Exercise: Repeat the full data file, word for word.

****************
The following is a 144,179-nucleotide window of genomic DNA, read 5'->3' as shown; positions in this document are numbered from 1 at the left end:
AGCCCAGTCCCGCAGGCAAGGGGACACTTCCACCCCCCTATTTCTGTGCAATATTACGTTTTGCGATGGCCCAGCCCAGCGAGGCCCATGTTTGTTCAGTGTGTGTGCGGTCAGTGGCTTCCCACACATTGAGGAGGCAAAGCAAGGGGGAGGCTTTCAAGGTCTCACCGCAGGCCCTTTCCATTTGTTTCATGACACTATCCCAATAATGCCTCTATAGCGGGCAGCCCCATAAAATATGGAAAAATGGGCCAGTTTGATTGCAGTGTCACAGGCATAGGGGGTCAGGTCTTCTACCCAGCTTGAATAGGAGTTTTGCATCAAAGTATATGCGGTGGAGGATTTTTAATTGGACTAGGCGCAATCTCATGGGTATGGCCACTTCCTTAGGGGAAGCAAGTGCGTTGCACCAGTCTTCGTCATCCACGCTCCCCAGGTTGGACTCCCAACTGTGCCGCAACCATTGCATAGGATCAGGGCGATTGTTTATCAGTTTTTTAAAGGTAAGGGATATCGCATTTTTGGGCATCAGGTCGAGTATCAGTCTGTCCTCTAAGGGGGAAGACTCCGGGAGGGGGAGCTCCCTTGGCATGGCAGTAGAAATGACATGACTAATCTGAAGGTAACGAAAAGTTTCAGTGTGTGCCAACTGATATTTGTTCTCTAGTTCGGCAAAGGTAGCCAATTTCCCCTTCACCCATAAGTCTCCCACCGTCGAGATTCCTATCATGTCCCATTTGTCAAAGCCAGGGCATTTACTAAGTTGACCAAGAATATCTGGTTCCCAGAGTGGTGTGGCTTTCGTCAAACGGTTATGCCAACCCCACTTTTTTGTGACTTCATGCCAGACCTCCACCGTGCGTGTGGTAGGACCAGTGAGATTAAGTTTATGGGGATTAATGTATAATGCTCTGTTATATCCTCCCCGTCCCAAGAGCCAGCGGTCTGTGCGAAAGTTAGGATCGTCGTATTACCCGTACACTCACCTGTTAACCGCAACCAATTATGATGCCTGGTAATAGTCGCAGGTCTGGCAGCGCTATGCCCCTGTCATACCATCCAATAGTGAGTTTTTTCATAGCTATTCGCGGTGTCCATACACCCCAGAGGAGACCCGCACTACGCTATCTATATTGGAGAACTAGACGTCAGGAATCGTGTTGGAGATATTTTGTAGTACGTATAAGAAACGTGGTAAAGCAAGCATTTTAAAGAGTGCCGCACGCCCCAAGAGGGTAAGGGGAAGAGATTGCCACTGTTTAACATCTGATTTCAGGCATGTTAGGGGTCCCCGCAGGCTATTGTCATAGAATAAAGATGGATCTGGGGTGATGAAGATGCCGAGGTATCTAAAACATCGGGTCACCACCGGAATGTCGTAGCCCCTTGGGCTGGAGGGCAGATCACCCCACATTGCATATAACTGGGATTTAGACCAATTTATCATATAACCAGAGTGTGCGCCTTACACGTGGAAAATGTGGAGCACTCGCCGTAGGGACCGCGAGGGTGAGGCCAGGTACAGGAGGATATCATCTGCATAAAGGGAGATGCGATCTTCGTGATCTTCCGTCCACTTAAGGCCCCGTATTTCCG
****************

The following is a 144,179-nucleotide window of genomic DNA, read 5'->3' as shown; positions in this document are numbered from 1 at the left end:
AGCCCAGTCCCGCAGGCAAGGGGACACTTCCACCCCCCTATTTCTGTGCAATATTACGTTTTGCGATGGCCCAGCCCAGCGAGGCCCATGTTTGTTCAGTGTGTGTGCGGTCAGTGGCTTCCCACACATTGAGGAGGCAAAGCAAGGGGGAGGCTTTCAAGGTCTCACCGCAGGCCCTTTCCATTTGTTTCATGACACTATCCCAATAATGCCTCTATAGCGGGCAGCCCCATAAAATATGGAAAAATGGGCCAGTTTGATTGCAGTGTCACAGGCATAGGGGGTCAGGTCTTCTACCCAGCTTGAATAGGAGTTTTGCATCAAAGTATATGCGGTGGAGGATTTTTAATTGGACTAGGCGCAATCTCATGGGTATGGCCACTTCCTTAGGGGAAGCAAGTGCGTTGCACCAGTCTTCGTCATCCACGCTCCCCAGGTTGGACTCCCAACTGTGCCGCAACCATTGCATAGGATCAGGGCGATTGTTTATCAGTTTTTTAAAGGTAAGGGATATCGCATTTTTGGGCATCAGGTCGAGTATCAGTCTGTCCTCTAAGGGGGAAGACTCCGGGAGGGGGAGCTCCCTTGGCATGGCAGTAGAAATGACATGACTAATCTGAAGGTAACGAAAAGTTTCAGTGTGTGCCAACTGATATTTGTTCTCTAGTTCGGCAAAGGTAGCCAATTTCCCCTTCACCCATAAGTCTCCCACCGTCGAGATTCCTATCATGTCCCATTTGTCAAAGCCAGGGCATTTACTAAGTTGACCAAGAATATCTGGTTCCCAGAGTGGTGTGGCTTTCGTCAAACGGTTATGCCAACCCCACTTTTTTGTGACTTCATGCCAGACCTCCACCGTGCGTGTGGTAGGACCAGTGAGATTAAGTTTATGGGGATTAATGTATAATGCTCTGTTATATCCTCCCCGTCCCAAGAGCCAGCGGTCTGTGCGAAAGTTAGGATCGTCGTATTACCCGTACACTCACCTGTTAACCGCAACCAATTATGATGCCTGGTAATAGTCGCAGGTCTGGCAGCGCTATGCCCCTGTCATACCATCCAATAGTGAGTTTTTTCATAGCTATTCGCGGTGTCCATACACCCCAGAGGAGACCCGCACTACGCTATCTATATTGGAGAACTAGACGTCAGGAATCGTGTTGGAGATATTTTGTAGTACGTATAAGAAACGTGGTAAAGCAAGCATTTTAAAGAGTGCCGCACGCCCCAAGAGGGTAAGGGGAAGAGATTGCCACTGTTTAACATCTGATTTCAGGCATGTTAGGGGTCCCCGCAGGCTATTGTCATAGAATAAAGATGGATCTGGGGTGATGAAGATGCCGAGGTATCTAAAACATCGGGTCACCACCGGAATGTCGTAGCCCCTTGGGCTGGAGGGCAGATCACCCCACATTGCATATAACTGGGATTTAGACCAATTTATCATATAACCAGAGTGTGCGCCTTACACGTGGAAAATGTGGAGCACTCGCCGTAGGGACCGCGAGGGTGAGGCCAGGTACAGGAGGATATCATCTGCATAAAGGGAGATGCGATCTTCGTGATCTTCCGTCCACTTAAGGCCCCGTATTTCCG